Let’s say it’s a maintaining properties food supplement. So, you take a little bit of CBD every day and then this will increase your immune defence. CBD is not a medicine in the concentration that we are using. It cannot be treated as a medicine; it has to be treated as a food or a supplement. This is the category where we want to see this product, and this is the category where this product has been sold for the last 20 years. Now, everybody speaks about CBD, but CBD has been present before last year as well. So, it’s a very interesting market. We are seeing an increasing use of this, not only in Europe, but in other countries as well. China is moving very fast, and Canada and the US as well. We are only waiting for regulation.
What are the major health benefits of CBD?
CBD helps you to stay in balance – the so-called ‘homeostasis principle’. The homeostasis principle is when all your body is in balance so you feel in good shape. And there are more and more studies that demonstrate that when you feel tired, when you feel stressed, because of the pollution and because of many other things, as a result, you feel a little bit weak.
So, if you take CBD on a daily basis, we see that your well-being increases as your immune system increases, and it can give you a little bit of pain relief because it’s anti-inflammatory and 30 times more powerful than ascorbic acid, or vitamin C.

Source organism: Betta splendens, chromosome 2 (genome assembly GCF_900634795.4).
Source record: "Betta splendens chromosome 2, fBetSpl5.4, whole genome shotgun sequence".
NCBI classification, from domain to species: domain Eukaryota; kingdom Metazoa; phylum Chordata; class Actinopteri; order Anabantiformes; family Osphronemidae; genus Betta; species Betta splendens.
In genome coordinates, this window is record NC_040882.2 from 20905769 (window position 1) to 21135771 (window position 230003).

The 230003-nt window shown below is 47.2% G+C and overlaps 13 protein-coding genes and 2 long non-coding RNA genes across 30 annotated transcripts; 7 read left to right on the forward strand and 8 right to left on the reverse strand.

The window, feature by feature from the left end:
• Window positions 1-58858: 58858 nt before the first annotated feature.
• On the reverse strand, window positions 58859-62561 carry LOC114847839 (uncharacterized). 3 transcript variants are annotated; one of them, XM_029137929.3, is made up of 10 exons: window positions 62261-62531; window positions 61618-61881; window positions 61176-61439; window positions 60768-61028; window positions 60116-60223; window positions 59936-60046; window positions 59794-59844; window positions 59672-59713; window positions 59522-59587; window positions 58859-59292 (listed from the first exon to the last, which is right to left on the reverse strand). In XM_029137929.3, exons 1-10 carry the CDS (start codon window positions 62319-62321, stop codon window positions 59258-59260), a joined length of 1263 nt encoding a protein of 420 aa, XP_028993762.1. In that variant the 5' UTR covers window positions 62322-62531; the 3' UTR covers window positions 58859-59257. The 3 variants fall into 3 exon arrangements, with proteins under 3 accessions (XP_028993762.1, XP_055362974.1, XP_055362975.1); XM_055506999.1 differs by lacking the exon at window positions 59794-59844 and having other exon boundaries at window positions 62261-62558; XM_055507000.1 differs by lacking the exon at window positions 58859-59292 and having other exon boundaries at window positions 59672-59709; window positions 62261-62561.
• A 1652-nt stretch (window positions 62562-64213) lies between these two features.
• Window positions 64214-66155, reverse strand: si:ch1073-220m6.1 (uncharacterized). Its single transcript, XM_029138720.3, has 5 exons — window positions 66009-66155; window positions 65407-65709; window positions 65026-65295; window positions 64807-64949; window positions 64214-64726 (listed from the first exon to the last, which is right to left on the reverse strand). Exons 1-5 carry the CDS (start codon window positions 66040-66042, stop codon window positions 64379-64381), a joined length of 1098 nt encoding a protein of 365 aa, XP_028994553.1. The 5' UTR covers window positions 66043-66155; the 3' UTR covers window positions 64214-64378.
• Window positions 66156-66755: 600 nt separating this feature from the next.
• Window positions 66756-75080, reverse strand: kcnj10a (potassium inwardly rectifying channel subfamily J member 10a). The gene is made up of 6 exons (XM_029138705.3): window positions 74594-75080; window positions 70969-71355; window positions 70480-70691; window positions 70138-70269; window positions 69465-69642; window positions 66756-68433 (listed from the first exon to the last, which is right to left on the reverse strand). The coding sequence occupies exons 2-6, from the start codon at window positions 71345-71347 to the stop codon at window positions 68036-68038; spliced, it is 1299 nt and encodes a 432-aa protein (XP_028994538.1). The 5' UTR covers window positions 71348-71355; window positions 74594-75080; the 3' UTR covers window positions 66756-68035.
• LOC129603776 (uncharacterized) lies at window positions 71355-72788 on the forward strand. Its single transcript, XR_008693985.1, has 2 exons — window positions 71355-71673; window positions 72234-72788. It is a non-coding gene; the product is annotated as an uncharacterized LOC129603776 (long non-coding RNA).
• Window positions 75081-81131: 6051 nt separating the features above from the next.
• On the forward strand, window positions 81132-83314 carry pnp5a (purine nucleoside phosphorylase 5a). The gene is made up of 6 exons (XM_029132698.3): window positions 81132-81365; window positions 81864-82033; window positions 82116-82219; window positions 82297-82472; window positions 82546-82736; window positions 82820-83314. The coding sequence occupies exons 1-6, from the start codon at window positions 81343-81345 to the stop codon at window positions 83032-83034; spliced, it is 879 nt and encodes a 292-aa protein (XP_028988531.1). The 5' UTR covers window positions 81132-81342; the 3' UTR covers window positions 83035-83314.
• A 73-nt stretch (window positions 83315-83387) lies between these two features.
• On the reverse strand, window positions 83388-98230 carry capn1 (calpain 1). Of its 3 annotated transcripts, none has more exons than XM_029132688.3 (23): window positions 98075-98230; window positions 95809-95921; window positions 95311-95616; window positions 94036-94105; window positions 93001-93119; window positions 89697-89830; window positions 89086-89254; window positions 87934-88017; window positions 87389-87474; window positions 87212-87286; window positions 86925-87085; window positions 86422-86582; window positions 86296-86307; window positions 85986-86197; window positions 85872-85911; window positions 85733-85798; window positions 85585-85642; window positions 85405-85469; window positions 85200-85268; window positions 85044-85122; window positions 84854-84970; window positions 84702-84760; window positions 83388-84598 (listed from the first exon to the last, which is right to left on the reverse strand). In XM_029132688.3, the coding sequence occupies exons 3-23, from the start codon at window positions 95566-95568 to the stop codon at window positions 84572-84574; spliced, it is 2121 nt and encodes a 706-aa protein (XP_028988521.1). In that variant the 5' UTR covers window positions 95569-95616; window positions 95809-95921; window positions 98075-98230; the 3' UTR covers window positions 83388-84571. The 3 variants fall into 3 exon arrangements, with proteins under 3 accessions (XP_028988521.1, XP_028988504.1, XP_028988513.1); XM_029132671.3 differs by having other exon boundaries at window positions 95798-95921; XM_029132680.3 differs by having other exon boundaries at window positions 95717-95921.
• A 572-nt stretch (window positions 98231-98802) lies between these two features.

Why do you think you’re seeing some barriers to the growth of this market?
People and decision-makers do not understand that cannabis is hemp, not marijuana. All of the vegetables that we have in our fridge belong to a botanical family. It’s exactly the same with hemp – it has a botanical family. So, within the same family we have different varieties with more or less THC [tetrahydrocannabinol, the psychoactive component of cannabis]. Hemp is a plant that does not contain any psychotropic principle because we have less than 0.2% of THC. So, one of the roles EIHA is taking care of in Brussels is to educate decision-makers.
And how will the recent (October) European Parliament vote in favour of increasing the THC level for industrial hemp affect the market?
We tabled an amendment in February 2019 asking to increase the level, to restore the level that had been in place in Europe until 1999.
If you do a historical overview of this level, we see that during the Second World War, the [regulated THC] level was 0.5%. And then this was decreased because of healthcare reasons. In order to make a clear distinction between marijuana and hemp, the level was decreased. So, then we reached 0.3%, and 0.3% was in place until 1999. This was then decreased.